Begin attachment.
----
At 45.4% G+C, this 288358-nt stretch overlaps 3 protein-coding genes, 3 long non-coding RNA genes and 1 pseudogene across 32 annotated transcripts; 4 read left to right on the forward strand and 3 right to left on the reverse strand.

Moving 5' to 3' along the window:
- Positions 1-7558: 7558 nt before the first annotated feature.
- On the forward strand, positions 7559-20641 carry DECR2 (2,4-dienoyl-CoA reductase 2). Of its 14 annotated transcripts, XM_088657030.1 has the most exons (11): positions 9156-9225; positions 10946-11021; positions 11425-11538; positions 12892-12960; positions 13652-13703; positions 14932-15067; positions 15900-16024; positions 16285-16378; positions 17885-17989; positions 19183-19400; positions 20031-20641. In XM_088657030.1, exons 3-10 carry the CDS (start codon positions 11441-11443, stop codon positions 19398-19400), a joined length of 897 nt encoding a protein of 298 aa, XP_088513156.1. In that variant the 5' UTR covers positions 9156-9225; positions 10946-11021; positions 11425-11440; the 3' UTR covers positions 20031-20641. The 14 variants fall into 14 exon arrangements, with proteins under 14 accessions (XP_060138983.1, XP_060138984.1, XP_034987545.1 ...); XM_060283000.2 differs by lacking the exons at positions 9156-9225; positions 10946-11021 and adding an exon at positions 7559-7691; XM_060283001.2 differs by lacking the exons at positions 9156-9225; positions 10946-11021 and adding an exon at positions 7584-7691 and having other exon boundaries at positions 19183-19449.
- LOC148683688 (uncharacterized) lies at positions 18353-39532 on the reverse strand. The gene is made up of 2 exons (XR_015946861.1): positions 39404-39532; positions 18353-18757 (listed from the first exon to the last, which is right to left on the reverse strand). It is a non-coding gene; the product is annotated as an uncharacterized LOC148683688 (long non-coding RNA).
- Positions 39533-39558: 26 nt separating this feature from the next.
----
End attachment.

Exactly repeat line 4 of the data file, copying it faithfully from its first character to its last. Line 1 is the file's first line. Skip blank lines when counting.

- On the forward strand, positions 7559-20641 carry DECR2 (2,4-dienoyl-CoA reductase 2). Of its 14 annotated transcripts, XM_088657030.1 has the most exons (11): positions 9156-9225; positions 10946-11021; positions 11425-11538; positions 12892-12960; positions 13652-13703; positions 14932-15067; positions 15900-16024; positions 16285-16378; positions 17885-17989; positions 19183-19400; positions 20031-20641. In XM_088657030.1, exons 3-10 carry the CDS (start codon positions 11441-11443, stop codon positions 19398-19400), a joined length of 897 nt encoding a protein of 298 aa, XP_088513156.1. In that variant the 5' UTR covers positions 9156-9225; positions 10946-11021; positions 11425-11440; the 3' UTR covers positions 20031-20641. The 14 variants fall into 14 exon arrangements, with proteins under 14 accessions (XP_060138983.1, XP_060138984.1, XP_034987545.1 ...); XM_060283000.2 differs by lacking the exons at positions 9156-9225; positions 10946-11021 and adding an exon at positions 7559-7691; XM_060283001.2 differs by lacking the exons at positions 9156-9225; positions 10946-11021 and adding an exon at positions 7584-7691 and having other exon boundaries at positions 19183-19449.